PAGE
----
The Energía Costa Azul (ECA) natural gas export project in Mexico’s Baja California has yet to receive an export approval from the Mexican government despite a new push to support the exports but sanctioning could happen later this year, Infraestructura Energética Nova (IEnova) executives said last week.

ECA map

The proposed two-phase liquefied natural gas (LNG) project, a joint venture between San Diego-based Sempra Energy subsidiaries IEnova and Sempra LNG, would be built adjacent to the company’s existing ECA LNG receipt terminal near Ensenada. The target market for exports of imported U.S. gas would be East Asia. Planned investment is $1.9 billion.

“Our plan is to take a final investment decision by the end of the year,” CEO Tania Ortiz said. “So basically, we have a couple of months to go. So you should be hearing from us shortly.”

The news comes weeks after Mexico included a separate LNG project further down the Pacific Coast in a list of projects as part of a new public-private infrastructure plan aimed at jumpstarting economic activity. The Salina Cruz LNG project in Oaxaca state would be spearheaded by Mexico’s Comision Federal de Electricidad (CFE), which holds the majority of the country’s natural gas pipeline capacity.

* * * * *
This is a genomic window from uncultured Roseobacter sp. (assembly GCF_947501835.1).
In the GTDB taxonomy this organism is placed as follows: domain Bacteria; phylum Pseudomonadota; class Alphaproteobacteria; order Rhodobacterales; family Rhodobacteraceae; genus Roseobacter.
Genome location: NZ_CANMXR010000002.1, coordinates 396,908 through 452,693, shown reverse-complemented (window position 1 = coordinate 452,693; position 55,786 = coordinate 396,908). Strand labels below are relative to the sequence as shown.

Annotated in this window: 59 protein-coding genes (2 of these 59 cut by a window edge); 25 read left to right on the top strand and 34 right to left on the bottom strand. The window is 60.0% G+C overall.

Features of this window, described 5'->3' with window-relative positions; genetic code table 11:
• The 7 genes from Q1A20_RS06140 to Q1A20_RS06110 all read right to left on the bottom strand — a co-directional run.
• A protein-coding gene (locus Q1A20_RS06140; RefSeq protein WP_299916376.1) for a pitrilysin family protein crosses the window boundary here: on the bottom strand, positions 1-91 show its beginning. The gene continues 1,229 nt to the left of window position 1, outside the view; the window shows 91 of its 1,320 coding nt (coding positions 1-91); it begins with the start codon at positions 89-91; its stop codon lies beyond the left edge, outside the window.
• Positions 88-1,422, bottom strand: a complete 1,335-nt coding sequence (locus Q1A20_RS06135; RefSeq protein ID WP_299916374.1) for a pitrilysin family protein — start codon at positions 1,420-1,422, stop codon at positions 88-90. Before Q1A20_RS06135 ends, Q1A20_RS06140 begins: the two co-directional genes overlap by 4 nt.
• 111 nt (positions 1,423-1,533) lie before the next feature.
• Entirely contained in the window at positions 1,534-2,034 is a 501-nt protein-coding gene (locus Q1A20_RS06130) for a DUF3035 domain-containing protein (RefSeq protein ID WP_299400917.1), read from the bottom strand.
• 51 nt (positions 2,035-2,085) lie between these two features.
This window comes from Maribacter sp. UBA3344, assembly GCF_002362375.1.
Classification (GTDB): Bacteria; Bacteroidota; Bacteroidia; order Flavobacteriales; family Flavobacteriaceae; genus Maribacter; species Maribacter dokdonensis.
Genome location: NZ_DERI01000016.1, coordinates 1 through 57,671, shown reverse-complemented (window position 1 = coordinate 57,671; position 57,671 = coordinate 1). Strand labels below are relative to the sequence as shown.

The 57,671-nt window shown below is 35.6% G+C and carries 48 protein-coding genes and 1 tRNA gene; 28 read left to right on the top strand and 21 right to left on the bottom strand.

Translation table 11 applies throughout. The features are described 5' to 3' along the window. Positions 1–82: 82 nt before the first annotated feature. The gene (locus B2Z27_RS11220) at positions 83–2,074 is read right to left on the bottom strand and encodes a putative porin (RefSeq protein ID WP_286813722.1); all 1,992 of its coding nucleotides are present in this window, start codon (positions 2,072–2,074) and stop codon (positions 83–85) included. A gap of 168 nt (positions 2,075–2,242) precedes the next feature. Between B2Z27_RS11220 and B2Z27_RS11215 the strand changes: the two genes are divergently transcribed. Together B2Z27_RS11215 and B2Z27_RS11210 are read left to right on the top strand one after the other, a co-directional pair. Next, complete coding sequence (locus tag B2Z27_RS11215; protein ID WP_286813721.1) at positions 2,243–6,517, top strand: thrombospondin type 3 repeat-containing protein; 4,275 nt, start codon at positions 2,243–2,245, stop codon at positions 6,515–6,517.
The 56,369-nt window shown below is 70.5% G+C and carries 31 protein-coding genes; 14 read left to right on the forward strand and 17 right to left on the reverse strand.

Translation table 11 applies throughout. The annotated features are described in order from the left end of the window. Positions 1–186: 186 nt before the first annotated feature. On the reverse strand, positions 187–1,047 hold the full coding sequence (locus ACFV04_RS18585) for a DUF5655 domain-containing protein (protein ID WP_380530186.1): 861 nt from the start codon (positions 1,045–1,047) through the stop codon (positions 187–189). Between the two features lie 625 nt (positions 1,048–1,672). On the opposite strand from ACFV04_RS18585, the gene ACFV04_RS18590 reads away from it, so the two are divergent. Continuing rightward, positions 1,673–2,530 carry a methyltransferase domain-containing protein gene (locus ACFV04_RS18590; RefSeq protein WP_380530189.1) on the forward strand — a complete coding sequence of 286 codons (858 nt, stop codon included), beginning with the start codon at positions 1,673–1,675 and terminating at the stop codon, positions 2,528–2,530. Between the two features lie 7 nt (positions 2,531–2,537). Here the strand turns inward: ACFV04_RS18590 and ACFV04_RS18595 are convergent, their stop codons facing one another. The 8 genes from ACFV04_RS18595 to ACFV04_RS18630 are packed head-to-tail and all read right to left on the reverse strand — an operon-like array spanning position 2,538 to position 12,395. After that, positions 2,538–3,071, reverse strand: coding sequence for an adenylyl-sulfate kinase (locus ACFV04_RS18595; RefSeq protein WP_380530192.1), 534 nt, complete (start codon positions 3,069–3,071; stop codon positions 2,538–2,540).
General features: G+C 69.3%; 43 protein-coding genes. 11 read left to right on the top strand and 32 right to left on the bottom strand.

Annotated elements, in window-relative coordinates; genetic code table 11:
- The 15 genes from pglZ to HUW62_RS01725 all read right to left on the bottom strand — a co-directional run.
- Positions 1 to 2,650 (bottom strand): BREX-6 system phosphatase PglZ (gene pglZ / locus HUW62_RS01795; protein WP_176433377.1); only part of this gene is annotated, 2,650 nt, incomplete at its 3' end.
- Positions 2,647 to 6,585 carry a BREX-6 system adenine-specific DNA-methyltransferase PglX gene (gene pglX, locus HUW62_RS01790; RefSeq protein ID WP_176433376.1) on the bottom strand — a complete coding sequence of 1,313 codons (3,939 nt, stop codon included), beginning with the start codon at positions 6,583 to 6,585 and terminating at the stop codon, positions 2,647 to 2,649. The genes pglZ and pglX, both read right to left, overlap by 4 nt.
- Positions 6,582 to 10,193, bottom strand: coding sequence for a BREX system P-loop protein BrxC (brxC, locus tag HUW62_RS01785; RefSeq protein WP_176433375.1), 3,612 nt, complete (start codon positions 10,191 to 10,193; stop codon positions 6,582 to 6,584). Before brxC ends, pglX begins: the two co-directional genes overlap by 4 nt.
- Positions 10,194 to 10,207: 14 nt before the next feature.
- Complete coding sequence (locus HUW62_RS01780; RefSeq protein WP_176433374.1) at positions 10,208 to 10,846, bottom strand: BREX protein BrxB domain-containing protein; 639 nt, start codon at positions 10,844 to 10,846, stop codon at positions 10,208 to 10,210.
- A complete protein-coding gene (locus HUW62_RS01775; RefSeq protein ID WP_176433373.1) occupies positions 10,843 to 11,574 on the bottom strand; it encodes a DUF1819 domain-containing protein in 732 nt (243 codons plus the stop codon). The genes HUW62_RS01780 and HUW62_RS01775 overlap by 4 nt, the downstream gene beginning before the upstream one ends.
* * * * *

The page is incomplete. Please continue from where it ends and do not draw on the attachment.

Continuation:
Ortiz did not rule out working with CFE on export projects. There is “natural gas pipeline capacity that has not been fully utilized,” she said, adding that there are different ways in which that pipeline capacity could be optimized. 

“They can do that by either simply releasing that capacity for industrial users to pay that capacity,” but “another solution, obviously, would be to develop additional liquefaction facilities to export gas. And like I said, we have a strong and constructive relationship and we would be interested in pursuing those types of initiatives together with CFE. We’re always looking at ways exactly of helping CFE optimize their capacity.”

The ECA LNG project includes a $400 million pipeline on the Mexico side of the border.

In a potential third LNG project on the Pacific Coast, Mexico Pacific Ltd. LLC expects sanctioning in 12-18 months on a liquefaction plant in Puerto Libertad, Sonora.

In a recent conference, MPL CCO Sarah Bairstow said Mexico offers better economic and regulatory conditions than the U.S. Gulf Coast. The economics of U.S. Gulf Coast projects “just aren’t as strong and don’t make as much sense as Mexican projects,” she said. “Mexico could not be in a better position from an economic fundamentals and supply perspective to really feed into that opportunity.”

In August, President Andrés Manuel López Obrador mentioned Topolobampo as a potential additional site for export projects. The president said sending U.S. gas out of LNG plants in Mexico made sense because Texan gas is “the cheapest in the world.”

Guaymas-El Oro

IEnova’s 510 MMcf/d Guaymas-El Oro pipeline remains in force majeure as conflicts with Yaqui indigenous communities continue.

Executives said López Obrador visited the Yaqui community twice in recent months and has expressed the importance of restarting the pipeline. IEnova has signed an extension of six months with anchor customer CFE over the delay.

IEnova reported profit of $146 million (10 cents/share) in the first quarter, compared with $110 million (7 cents) in the same period of 2019.